|Original author(s)||Andreas Huggel|
|Developer(s)||Andreas Huggel, Alan Pater, Dan Fandrich, Harry McKame, Ben Touchette, Adam Hooper, Thomas Beutlich, Wil Cowb and others|
|Operating system||Linux, macoS|
|Type||Image metadata manipulation|
exiv2 is a console image metadata viewer and editor capable of reading, writing and manipulating Exif, IPTC and XMP metadata. It supports all the common image formats such as jpeg, exv, cr2, crw, tiff, webm, png, bmp and many more. It is also available as a C++ library you can use to easily provide metadata-editing capabilities to any free software program. exiv2 is a great go-to Swiss army knife type tool for all image metadata manipulation.
exiv2 is a Swiss army knife for photo metadata. It is capable of doing everything in that particular area. It is a command-line program, and it is, as such, not all that easy or strait-forward to use the more advanced editing capabilities. You will have to read or skim the somewhat long manual page if you want to utilize its full potential.
Just viewing a brief summery of what, if any, metadata is embedded into an image file is as easy as:
That command will show the file name, size MIME type, image resolution and, if present, some of the metadata included in filename.jpg.
exiv2 -pa filename.jpg will give you a list of all the metadata embedded in an image file.
p is short for print and
a tells the print feature to show all Exif, IPTC and XMP metadata.
Editing And Manipulating Photo Metadata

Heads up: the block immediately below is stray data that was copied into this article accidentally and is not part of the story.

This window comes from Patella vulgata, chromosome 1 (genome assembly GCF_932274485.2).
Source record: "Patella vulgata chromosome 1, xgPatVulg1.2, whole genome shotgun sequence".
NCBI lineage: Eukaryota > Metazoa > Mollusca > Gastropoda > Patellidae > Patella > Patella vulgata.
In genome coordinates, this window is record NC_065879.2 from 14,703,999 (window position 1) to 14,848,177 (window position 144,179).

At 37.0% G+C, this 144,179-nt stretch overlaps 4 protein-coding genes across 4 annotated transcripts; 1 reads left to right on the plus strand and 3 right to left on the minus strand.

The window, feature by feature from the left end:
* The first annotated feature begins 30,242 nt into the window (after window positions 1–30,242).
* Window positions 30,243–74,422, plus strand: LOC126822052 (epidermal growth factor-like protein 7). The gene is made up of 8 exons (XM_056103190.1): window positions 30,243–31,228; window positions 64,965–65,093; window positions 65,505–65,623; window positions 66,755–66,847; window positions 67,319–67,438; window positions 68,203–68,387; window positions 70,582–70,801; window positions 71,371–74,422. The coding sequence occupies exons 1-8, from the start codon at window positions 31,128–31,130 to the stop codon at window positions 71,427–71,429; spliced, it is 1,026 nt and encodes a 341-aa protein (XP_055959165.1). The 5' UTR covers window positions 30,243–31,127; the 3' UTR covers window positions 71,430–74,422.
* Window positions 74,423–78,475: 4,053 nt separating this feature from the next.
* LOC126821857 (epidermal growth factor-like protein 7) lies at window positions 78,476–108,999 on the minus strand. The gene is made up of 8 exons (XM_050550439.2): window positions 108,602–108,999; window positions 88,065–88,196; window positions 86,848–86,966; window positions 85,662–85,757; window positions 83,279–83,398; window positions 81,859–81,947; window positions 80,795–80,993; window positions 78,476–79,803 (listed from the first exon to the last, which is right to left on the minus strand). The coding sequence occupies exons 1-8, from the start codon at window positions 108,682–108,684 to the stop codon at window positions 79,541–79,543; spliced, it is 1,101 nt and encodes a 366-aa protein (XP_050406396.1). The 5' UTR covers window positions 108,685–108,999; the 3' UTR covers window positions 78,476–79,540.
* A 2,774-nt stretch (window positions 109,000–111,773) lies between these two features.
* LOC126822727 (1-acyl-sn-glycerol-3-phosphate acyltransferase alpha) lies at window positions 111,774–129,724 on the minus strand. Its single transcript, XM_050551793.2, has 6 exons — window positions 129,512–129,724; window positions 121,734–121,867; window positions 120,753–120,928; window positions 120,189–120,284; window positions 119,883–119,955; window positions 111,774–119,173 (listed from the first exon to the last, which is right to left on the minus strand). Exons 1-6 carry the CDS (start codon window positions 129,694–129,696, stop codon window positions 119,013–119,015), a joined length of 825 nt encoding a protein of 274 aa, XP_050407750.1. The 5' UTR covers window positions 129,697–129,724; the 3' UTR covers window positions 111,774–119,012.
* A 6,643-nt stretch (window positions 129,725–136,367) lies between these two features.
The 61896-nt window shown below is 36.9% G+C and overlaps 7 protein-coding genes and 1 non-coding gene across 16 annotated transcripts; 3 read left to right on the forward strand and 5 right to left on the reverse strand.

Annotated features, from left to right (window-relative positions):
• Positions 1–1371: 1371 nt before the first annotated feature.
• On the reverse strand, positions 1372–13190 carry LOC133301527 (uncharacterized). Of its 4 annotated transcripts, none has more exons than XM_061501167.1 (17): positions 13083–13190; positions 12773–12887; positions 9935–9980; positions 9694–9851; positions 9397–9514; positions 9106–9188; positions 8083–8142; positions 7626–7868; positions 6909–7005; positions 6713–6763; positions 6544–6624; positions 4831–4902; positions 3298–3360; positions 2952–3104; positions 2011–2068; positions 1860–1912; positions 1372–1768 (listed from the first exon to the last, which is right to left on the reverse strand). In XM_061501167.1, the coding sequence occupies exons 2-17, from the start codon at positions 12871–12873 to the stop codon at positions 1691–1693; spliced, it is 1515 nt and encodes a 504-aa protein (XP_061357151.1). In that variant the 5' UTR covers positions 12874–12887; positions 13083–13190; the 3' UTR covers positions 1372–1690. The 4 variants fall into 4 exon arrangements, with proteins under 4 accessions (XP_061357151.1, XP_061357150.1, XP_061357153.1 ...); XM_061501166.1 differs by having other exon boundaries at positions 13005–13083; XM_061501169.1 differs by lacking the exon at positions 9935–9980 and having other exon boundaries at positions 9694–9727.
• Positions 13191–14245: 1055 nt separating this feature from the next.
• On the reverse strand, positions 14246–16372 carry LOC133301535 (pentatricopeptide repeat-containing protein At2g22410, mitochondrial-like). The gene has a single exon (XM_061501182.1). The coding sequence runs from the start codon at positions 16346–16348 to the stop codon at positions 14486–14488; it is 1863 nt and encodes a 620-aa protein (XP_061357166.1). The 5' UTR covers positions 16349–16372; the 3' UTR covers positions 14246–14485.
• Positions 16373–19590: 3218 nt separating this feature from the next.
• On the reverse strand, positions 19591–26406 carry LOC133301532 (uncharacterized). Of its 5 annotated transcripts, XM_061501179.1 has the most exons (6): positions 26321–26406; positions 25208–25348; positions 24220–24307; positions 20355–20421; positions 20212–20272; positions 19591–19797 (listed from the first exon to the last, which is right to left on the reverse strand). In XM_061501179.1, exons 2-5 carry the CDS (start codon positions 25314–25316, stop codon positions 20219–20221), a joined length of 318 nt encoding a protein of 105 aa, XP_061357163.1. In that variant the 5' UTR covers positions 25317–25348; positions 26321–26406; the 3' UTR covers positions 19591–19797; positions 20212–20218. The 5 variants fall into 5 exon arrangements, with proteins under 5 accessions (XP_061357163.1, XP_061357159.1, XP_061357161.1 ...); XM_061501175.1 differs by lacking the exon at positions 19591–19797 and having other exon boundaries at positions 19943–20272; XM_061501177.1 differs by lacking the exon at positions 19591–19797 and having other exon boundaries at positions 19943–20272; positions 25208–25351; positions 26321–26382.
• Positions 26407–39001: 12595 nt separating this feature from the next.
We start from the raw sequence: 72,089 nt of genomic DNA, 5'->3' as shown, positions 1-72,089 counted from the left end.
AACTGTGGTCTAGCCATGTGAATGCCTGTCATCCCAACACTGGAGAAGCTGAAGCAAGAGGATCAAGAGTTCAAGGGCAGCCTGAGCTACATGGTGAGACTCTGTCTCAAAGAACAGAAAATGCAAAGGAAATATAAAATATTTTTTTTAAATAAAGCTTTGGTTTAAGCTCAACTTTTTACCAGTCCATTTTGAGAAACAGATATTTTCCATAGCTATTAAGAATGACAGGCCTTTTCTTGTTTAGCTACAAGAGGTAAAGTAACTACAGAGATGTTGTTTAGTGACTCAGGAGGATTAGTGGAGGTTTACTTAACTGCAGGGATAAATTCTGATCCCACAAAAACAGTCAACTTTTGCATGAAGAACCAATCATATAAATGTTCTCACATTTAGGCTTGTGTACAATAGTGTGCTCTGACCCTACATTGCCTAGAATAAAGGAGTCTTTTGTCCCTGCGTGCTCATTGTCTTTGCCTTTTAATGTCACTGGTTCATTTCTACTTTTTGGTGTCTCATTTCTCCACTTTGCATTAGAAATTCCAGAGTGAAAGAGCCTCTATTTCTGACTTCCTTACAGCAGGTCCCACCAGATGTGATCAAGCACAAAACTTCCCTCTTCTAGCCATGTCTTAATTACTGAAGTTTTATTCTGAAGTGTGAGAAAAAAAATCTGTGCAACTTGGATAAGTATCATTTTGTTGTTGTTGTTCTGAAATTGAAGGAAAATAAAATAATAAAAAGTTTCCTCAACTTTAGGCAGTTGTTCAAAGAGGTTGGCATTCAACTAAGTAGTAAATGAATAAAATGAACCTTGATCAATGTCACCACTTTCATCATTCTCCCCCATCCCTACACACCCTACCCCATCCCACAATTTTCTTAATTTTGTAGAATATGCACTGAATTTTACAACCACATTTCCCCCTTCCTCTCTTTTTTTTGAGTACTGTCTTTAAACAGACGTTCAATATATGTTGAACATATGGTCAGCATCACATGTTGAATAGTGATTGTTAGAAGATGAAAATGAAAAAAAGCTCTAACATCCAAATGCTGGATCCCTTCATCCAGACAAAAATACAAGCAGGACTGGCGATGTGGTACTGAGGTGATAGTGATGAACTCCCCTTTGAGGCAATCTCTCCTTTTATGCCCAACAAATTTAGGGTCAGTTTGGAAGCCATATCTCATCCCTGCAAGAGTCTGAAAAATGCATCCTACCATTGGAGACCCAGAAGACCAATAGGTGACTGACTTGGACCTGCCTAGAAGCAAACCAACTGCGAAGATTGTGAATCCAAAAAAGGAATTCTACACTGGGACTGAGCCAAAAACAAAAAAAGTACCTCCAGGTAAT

exiv2 to modify metadata is a bit harder. This can be done in two ways: You can either use
exiv2 -M and provide a list commands, keys and values OR make a text file with the commands you would like to have applied to your image(s) and tell
exiv2 about that file by running
exiv2 -m manipulation-commands.txt filename.jpg
Using a separate file is easier, specially if you want to add several typically the same keys to an image. You can combine
-M if you want to apply a series of metadata keys to all your images and add one or more per-image tags to each image.
Applying or changing a photo metadata key requires you to give one of the following commands:
|add||add new metadata to an image (will not change keys if they exist)|
|set||will either add metadata or change metadata if a key already exists|
|del||removes a metadata key if one exists|
del requires you to provide a
key, preferably a
value type and the actual
value you would like to set. You do not have to provide the right kind of
exiv2 will try to figure out what to use if you do not provide one.
You will have to look up what
key needs what
value type in the schema that provides the
key you want to use. As an example, the
creator tag in the Dublin Core (dc) XMP schema should have the
seq ProperName value type that is, by exiv2, called
XmpSeq. Adding a creator tag to an image can be done by using these command-line parameters:
exiv2 -M"set Xmp.dc.creator XmpSeq LinuxReviews.org" filename.jpg
-M option seems easy enough if you just want to add or change one tag. Changing more requires you to add multiple
-M commands like:
exiv2 -M"set Xmp.dc.creator XmpSeq LinuxReviews.org" -M"set Xmp.xmpRights.UsageTerms LangAlt Public Domain filename.jpg